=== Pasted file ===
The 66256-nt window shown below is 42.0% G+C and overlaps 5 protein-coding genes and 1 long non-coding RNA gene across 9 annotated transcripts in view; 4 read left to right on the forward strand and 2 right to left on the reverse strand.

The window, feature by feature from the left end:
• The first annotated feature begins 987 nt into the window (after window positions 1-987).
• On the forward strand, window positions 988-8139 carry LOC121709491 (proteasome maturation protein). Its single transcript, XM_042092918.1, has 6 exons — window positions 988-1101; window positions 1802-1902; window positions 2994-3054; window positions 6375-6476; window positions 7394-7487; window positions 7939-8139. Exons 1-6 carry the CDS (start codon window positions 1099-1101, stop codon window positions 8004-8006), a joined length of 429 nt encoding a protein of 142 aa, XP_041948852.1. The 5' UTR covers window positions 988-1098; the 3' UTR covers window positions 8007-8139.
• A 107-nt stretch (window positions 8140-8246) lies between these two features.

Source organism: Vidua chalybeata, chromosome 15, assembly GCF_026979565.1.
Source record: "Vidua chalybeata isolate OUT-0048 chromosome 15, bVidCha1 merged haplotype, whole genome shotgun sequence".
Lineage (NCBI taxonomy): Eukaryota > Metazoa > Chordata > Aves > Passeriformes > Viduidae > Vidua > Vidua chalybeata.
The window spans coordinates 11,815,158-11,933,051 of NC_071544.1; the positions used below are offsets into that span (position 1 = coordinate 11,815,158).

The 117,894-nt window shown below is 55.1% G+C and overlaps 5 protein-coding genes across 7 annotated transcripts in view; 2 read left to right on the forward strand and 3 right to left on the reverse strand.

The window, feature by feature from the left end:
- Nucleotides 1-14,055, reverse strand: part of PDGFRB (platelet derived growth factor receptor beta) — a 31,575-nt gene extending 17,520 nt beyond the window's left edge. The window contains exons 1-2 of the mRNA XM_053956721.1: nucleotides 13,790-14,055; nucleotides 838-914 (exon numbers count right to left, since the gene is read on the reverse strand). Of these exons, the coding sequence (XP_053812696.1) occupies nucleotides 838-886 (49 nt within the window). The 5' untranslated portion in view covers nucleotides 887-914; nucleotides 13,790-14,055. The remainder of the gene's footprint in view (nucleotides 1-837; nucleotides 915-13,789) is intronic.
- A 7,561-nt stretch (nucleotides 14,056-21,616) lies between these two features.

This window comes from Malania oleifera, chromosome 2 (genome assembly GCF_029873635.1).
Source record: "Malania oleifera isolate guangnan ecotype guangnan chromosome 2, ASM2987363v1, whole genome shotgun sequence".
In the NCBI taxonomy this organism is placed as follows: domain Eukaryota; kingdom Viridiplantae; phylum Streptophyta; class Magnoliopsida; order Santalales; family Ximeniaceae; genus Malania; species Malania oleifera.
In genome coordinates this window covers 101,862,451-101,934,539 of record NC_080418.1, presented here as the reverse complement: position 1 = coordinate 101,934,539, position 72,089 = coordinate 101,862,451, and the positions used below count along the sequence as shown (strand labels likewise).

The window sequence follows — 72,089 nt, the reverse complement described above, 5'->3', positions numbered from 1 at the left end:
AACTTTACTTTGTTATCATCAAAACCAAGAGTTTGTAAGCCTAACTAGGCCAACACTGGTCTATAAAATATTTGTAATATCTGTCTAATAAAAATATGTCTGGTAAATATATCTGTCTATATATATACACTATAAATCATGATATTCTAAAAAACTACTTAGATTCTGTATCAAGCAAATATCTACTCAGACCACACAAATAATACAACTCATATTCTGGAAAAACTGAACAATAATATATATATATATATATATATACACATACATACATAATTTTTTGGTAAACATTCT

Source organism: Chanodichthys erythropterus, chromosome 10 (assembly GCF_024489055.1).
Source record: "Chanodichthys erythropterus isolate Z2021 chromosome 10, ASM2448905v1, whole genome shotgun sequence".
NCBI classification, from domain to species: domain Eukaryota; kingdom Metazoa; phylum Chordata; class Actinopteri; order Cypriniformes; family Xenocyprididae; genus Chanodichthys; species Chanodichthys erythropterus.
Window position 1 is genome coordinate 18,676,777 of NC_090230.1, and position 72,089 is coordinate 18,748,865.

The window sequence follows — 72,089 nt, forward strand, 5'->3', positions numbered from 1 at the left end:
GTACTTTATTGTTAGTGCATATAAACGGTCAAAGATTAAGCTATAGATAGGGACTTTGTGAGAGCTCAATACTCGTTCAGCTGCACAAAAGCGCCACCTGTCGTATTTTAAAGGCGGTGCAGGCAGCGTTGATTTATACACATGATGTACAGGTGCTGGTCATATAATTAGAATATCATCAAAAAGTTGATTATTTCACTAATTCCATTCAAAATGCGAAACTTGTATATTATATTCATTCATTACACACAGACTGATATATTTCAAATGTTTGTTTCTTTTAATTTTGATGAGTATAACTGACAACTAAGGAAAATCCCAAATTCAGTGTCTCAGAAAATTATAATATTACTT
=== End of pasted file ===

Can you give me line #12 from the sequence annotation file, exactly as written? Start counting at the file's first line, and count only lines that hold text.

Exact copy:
- Nucleotides 1-14,055, reverse strand: part of PDGFRB (platelet derived growth factor receptor beta) — a 31,575-nt gene extending 17,520 nt beyond the window's left edge. The window contains exons 1-2 of the mRNA XM_053956721.1: nucleotides 13,790-14,055; nucleotides 838-914 (exon numbers count right to left, since the gene is read on the reverse strand). Of these exons, the coding sequence (XP_053812696.1) occupies nucleotides 838-886 (49 nt within the window). The 5' untranslated portion in view covers nucleotides 887-914; nucleotides 13,790-14,055. The remainder of the gene's footprint in view (nucleotides 1-837; nucleotides 915-13,789) is intronic.